R&D numbers point to a turnaround in pipeline productivity

For years now the multibillion-dollar R&D side of the biopharma business has produced a woeful trickle of new drug approvals, forcing the industry to conduct a top-to-bottom overhaul in the way companies develop new products. And it may be working. Today a division of Thomson Reuters is saying that last year's bump in approvals is no fluke, offering some encouraging numbers that could portend a continuing surge in approvals.

The number of new drugs filed for approval last year doubled, according to CMR International's 2012 Pharmaceuticals R&D Handbook. And Reuters reports that late-stage failures slid to 45 in the last three years after hitting 53 for the stretch from 2008 to 2010.

At its heart, writes Ben Hirschler, a senior biotech writer for Reuters, the reversal is the result of the tidal shift in focus from new therapies for mass markets in favor of drugs for smaller populations of patients with a rare or "undertreated" ailment. Industrial biotech, in which whole slates of drug candidates are run through early-stage trials in hope of an occasional hit, has been replaced by a new system in which even the biggest companies are getting far more choosy about what they invest time and money on.  

"There has clearly been a downward trend in R&D efficiency in the past but what we are seeing now are some indicators that may be reversing," Chris McKenna, vice president for professional services at Thomson Reuters Life Sciences, tells Hirschler. "New molecular entity output is improving and the number of projects going into clinical development is declining, which indicates the industry is moving away from a numbers game and is focusing on better-quality candidates ... we probably need a couple more years to see if it is a sustained pattern."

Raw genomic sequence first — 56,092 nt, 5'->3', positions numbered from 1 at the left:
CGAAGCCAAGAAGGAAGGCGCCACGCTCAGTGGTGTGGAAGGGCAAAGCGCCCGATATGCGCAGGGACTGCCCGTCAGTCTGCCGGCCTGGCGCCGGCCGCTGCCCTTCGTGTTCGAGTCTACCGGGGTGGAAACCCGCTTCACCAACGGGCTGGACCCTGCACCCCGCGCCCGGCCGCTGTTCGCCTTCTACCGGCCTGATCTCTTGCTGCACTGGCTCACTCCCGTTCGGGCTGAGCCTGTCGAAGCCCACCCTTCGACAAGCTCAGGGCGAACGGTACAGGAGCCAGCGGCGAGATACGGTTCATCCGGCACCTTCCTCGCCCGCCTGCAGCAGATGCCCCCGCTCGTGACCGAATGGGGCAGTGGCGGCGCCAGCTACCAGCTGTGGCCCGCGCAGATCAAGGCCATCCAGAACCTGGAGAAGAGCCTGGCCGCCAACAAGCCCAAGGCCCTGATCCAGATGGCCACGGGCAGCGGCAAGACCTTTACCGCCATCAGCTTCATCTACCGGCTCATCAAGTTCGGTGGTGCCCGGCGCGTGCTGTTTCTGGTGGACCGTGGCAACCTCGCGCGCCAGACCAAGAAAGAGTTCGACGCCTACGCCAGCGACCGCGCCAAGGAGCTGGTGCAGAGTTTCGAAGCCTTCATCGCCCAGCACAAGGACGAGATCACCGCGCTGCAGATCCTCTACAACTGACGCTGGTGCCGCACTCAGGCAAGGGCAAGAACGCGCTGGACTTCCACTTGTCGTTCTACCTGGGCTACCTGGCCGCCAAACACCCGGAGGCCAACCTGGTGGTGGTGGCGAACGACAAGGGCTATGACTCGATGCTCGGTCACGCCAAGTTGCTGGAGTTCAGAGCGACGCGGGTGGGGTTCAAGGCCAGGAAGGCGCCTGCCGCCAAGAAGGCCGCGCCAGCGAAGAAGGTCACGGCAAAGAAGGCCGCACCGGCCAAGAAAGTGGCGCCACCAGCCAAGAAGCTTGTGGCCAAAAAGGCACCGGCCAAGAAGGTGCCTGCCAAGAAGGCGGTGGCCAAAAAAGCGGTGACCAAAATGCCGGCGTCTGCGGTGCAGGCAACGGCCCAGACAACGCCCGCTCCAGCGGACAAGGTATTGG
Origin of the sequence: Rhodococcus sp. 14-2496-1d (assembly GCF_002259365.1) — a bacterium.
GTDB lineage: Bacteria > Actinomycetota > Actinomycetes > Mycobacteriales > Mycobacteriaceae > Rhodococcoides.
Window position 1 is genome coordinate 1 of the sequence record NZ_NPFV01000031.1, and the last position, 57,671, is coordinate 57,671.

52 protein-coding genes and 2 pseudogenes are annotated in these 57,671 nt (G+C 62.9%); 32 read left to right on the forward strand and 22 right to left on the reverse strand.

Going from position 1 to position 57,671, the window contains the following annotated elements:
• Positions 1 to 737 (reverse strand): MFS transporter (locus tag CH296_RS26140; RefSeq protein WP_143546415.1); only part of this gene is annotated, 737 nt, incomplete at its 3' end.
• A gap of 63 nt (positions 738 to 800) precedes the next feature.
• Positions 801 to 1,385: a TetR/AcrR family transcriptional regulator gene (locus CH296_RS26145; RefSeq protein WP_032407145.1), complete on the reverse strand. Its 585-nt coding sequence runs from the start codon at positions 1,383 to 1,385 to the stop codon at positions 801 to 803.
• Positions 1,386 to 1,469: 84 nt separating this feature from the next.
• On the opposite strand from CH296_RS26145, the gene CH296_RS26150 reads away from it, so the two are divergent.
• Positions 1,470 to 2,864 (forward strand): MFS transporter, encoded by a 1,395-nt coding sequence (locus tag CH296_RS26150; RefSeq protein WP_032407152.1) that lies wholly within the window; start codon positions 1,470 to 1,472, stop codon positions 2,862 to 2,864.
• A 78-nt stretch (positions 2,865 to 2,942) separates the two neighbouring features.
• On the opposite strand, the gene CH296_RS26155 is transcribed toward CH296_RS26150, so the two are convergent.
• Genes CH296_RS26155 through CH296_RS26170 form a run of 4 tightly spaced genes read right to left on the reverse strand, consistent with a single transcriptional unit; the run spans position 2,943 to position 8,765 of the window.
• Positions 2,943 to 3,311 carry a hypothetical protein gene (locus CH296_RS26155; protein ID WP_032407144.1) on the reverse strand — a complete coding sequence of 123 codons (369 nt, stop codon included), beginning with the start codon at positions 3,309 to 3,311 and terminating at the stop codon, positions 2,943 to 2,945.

- here's the article from Reuters

Special Report: The Biggest R&D Spenders in Biopharma

Suggested Articles

Fifteen of the 22 patients in a gene therapy trial no longer needed transfusions, while the remainder needed fewer transfusions.

Argos Therapeutics is ending its kidney cancer trial and mulling options, including a merger or sale, to stay alive.

CNS Pharma says berubicin is the first anthracycline drug to cross the blood-brain barrier and could transform treatment of the highly invasive brain tumor.